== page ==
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Rose – a screaming clown – it was plain that he had to go. He couldn’t remember the name of the organisation; he mixed up Sweden and Switzerland at one top clamjamfrey. At last they phoned me up – they all did – Cameron, Osborne, that incredible woman who’s currently Home Secretary and dresses like a prostitute, and they said to me: you simply must lead Britain Stronger in Europe, Henry. You should be the one and it can only be you. With your life story, you’re Remain incarnate.

So I’ll let you in on my life story. Normally, an autobiography begins with, “I was born on a stormy night in Wrexham, the cows wailed for miles around,” or what have you, but I deviated radically from the script from the very beginning. You see, I was never born at all.

Even today I’m still in my mother’s body. She’s massively sedated and gigantically obese – they cart her around in a kind of wheelbarrow, only more clinical, and she has drips attached, nurses constantly tweaking the controls. Meanwhile, I’m sloshing about inside, as frolicsome as a dolphin.

I’ve never wanted to come out and I’m never coming out. Other people have been born and I dare say it’s worked for them. But you’re always safer and stronger in, that’s what I say. An exit would be only asking for grave uncertainty, incalculable risk.

At Eton I excelled, though they had to laminate all of the textbooks and exam papers before they were inserted into my mother’s vagina, to combat the dampness. Still, my people hail from that vulgar class which has money and the extra expense was scarcely a nibble.

The pride that I have always taken in my appearance commenced from when I was a schoolboy. Why, my friends would exclaim as the neatly folded tailcoats and pinstripe trousers were being passed in and out, don’t you just come to school in the buff? Nobody can see you in there! No!, I would gurgle back. It would be letting down the side – slovenliness is still slovenliness, even if you can’t see it. So my dress was immaculate – the collar starched unpityingly, the studs twinkling, the shoes shined up a picture. I had to hold my top hat under my arm, due to the low ceiling, but it was always beautifully groomed.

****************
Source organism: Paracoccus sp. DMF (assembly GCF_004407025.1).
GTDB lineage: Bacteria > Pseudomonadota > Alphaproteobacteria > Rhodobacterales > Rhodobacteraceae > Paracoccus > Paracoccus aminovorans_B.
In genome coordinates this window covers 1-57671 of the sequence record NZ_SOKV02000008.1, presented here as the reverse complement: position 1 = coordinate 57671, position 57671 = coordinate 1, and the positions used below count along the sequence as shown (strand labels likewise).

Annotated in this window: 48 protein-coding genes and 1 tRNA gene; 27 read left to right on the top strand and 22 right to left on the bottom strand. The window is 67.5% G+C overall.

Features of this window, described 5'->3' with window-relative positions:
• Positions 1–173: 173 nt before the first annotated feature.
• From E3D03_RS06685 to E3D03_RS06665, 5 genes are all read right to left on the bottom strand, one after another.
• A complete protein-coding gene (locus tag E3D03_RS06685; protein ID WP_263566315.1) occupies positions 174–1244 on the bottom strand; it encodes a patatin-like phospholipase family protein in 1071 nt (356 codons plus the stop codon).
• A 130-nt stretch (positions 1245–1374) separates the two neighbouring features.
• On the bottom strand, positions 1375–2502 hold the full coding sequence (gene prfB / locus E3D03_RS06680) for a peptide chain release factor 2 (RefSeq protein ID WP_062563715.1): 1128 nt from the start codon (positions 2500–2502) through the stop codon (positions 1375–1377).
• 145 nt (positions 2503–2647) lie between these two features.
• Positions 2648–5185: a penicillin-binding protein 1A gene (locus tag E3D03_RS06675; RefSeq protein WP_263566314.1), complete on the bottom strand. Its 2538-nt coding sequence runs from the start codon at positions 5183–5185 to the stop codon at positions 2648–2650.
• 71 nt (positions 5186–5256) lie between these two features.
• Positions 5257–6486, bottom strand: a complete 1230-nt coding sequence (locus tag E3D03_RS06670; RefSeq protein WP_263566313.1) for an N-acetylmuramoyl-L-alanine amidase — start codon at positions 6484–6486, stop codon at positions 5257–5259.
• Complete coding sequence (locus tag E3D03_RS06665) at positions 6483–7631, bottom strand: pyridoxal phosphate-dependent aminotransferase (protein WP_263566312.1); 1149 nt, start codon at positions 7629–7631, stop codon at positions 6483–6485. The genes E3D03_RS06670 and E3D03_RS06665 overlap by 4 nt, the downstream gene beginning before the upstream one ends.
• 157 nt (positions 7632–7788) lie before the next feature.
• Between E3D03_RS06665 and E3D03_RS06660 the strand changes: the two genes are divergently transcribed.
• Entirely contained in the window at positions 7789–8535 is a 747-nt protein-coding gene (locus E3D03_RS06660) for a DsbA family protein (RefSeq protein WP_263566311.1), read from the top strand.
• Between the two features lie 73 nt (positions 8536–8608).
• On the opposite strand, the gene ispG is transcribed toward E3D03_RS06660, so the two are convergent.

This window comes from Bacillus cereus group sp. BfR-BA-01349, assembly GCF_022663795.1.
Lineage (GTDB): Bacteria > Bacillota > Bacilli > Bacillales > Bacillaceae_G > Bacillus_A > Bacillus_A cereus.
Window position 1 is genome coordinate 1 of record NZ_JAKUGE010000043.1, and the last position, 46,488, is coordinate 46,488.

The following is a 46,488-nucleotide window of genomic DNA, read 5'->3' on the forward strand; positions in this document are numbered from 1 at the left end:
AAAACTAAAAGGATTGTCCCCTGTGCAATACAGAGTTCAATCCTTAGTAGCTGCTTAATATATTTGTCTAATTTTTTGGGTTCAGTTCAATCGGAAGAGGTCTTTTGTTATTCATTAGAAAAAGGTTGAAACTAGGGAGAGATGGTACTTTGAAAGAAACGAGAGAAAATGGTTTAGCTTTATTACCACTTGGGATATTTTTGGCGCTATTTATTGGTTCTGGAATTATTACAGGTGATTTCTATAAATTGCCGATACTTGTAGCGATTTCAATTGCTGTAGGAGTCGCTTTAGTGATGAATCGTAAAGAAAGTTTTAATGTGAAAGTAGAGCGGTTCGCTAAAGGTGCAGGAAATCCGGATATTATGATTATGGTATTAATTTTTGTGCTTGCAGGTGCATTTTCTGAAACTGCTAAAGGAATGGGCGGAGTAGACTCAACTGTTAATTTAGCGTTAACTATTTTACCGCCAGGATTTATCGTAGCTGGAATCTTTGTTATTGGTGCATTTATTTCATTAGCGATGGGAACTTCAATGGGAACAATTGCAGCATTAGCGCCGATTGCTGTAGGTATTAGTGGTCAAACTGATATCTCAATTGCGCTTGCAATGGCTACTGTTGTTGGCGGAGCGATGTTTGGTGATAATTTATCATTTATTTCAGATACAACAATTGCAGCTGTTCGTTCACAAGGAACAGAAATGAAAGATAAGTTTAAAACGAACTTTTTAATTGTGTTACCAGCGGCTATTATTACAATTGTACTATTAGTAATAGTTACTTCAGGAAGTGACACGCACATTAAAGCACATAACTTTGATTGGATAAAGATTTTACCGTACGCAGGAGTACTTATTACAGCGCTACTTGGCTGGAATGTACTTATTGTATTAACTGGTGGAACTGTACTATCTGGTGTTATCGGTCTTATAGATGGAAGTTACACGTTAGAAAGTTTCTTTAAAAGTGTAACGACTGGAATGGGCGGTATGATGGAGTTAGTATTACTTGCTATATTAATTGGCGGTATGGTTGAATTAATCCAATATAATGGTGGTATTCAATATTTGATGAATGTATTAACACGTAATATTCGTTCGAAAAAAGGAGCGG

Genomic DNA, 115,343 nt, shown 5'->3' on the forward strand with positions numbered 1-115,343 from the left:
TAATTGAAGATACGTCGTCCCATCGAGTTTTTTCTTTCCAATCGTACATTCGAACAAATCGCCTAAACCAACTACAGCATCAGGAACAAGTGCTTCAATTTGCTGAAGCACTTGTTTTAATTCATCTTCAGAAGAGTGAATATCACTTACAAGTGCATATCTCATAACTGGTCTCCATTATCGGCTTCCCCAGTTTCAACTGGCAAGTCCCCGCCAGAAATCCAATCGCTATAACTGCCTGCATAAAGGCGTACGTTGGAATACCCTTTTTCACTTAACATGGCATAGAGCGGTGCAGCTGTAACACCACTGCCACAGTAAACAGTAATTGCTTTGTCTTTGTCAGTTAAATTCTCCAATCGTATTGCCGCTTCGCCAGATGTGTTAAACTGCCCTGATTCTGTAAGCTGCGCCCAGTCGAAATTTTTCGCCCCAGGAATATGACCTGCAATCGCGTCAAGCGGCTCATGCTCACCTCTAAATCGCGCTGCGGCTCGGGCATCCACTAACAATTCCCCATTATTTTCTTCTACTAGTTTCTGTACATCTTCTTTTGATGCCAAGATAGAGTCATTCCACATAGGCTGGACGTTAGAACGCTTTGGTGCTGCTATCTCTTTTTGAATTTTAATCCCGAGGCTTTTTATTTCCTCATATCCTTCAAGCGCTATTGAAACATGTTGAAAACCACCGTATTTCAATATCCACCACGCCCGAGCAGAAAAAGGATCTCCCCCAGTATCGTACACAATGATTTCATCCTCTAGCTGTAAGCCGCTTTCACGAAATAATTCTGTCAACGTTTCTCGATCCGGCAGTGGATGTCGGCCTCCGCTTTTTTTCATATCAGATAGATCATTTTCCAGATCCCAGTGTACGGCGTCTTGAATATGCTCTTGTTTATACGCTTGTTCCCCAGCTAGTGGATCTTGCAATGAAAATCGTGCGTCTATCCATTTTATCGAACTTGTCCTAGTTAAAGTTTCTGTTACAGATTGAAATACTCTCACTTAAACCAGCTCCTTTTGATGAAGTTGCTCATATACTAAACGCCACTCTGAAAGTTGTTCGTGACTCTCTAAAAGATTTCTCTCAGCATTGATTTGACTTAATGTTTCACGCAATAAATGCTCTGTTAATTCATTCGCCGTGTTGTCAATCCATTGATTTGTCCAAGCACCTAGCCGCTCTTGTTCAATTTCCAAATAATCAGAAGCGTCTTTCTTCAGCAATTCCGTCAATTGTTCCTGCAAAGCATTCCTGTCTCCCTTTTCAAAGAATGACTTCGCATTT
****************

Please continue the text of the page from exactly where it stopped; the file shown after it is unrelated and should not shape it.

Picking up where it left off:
After school I went to Oxford and then on into the City. First met Rose – or Lord Rose as we’re now expected to call him – at a board meeting at Marks and Sparks. I could tell he was a bad sort, even then.

“Why don’t you come out…?” he blithered. It’s so tiresome whenever I meet new bods. I can’t tell you how many times we’ve trotted out the same conversation. Like that thing with Cinderella’s slipper – everyone assumes that they have the foot that fits or, in my case, the precise way of phrasing things which will finally tip my mind over and persuade me to reverse an entire lifetime.

“I’m not coming out,” I replied. “I’m almost forty. I’m too old to be born.”

“But think of all the things you’re missing out on. All of the wonderful things we enjoy out here.”

He began to try to tempt me out with some items from the Marks and Spencer food court. Overpriced punnets of seedless grapes and crisps made out of parsnip shavings. “I’m perfectly content with this cord,” I interrupted him. “Please don’t go to the trouble.”

You can imagine the hilarity which echoed around the womb when I learned that Rose was to be the chairman of Britain Stronger in Europe. A man of whom in my dealings with I had found to have no conception of fidelity or the moral imperative for staying put. The argument that we are better, safer, and stronger by pooling our resources. It’s an argument that I have lived with every second of my being.

When it comes to commitment, a number of conspicuous figures on the Remain side have proved to be not the firmest of personalities. The government minister Anna Soubry affords an unhappy instance of this. Several years ago I proposed marriage. She put on a snorkel and bathing suit and penetrated my mother’s body to see what life with me would be like.

I took her on the tour. “See, I have a laptop here, where I can check my emails and watch catch-up episodes of Daily Politics. Here’s the cord which supplies all of my food and oxygen. Outside, you can never predict what will happen, but every day in here I enjoy unparalleled security.”

I could already see that Anna was turning a little green. “Are there any bubbles?” she asked uncertainly. “Like in a hot tub?”

“Bubbles are generally a bad sign,” I warned.

“Henry, you’re a lovely guy,” she murmured seductively. “But I just feel that there are greater opportunities for both of us outside of your mother’s womb. You can form new and interesting relationships which simply aren’t possible in here.”

And the next thing she’s on Question Time arguing that everyone should remain in the European Union. Evidence of an inconsistency, no?

These people who harp on about all of the advantages of being born! They are very smart, but they are rather too smart for their own good in my opinion. It’s wisest to distrust the ingenuity of those who were born yesterday.